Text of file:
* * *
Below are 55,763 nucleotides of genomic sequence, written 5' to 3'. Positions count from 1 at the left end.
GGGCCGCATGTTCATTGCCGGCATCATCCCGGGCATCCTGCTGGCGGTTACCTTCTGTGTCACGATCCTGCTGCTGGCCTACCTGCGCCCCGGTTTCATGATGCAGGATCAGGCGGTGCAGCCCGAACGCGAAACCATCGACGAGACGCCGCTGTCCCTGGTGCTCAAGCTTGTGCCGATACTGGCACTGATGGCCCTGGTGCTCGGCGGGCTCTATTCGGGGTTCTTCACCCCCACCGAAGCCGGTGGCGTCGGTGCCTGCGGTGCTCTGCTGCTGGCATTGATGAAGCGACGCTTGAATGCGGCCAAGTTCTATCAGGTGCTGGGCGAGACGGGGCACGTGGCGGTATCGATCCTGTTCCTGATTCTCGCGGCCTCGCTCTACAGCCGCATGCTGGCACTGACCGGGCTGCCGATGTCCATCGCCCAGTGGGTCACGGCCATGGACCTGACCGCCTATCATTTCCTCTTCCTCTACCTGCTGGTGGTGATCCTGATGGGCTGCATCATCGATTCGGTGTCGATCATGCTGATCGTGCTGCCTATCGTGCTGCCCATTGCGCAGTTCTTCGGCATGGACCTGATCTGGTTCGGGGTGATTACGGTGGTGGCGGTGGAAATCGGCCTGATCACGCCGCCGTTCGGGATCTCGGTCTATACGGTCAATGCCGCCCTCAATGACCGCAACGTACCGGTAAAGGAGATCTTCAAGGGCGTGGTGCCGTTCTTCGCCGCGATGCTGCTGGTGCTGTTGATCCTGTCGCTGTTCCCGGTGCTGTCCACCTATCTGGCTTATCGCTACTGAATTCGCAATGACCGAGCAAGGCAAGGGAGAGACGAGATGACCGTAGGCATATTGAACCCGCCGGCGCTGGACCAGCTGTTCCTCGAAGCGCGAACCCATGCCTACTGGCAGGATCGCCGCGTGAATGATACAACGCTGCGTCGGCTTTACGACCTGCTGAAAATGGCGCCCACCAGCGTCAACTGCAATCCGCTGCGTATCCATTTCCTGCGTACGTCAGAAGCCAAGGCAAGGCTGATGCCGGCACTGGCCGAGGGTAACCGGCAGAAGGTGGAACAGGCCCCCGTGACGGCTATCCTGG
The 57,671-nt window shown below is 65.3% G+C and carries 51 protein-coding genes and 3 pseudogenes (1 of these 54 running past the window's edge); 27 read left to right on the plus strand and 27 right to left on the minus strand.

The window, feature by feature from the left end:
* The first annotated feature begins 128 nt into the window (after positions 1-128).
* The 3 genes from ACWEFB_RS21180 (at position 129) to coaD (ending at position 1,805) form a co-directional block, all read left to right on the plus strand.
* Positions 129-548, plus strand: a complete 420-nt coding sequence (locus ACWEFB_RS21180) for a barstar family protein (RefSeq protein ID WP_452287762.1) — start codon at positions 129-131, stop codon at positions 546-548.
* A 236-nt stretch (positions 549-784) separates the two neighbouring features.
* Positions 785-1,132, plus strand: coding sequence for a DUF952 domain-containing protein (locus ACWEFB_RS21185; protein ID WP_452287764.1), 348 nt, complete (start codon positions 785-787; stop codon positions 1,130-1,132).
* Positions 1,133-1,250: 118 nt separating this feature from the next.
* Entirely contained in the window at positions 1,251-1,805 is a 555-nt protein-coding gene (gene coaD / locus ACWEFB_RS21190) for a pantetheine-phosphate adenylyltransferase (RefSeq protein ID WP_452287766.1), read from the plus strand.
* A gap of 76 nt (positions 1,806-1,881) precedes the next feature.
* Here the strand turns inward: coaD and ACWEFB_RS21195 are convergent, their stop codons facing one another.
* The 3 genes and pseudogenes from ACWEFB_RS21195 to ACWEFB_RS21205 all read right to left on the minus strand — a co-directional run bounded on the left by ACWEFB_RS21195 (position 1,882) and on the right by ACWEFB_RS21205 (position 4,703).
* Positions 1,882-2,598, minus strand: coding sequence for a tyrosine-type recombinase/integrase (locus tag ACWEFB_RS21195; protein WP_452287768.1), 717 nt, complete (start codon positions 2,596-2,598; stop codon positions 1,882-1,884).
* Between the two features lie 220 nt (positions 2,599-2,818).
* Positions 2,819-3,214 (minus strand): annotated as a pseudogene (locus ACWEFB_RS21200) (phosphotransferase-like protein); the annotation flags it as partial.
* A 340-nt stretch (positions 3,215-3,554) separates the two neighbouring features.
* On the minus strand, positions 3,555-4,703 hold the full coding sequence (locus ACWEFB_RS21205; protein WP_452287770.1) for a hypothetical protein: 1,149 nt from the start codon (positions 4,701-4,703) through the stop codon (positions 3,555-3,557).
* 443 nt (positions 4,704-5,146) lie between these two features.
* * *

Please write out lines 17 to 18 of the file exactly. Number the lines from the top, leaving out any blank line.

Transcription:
* Positions 2,819-3,214 (minus strand): annotated as a pseudogene (locus ACWEFB_RS21200) (phosphotransferase-like protein); the annotation flags it as partial.
* A 340-nt stretch (positions 3,215-3,554) separates the two neighbouring features.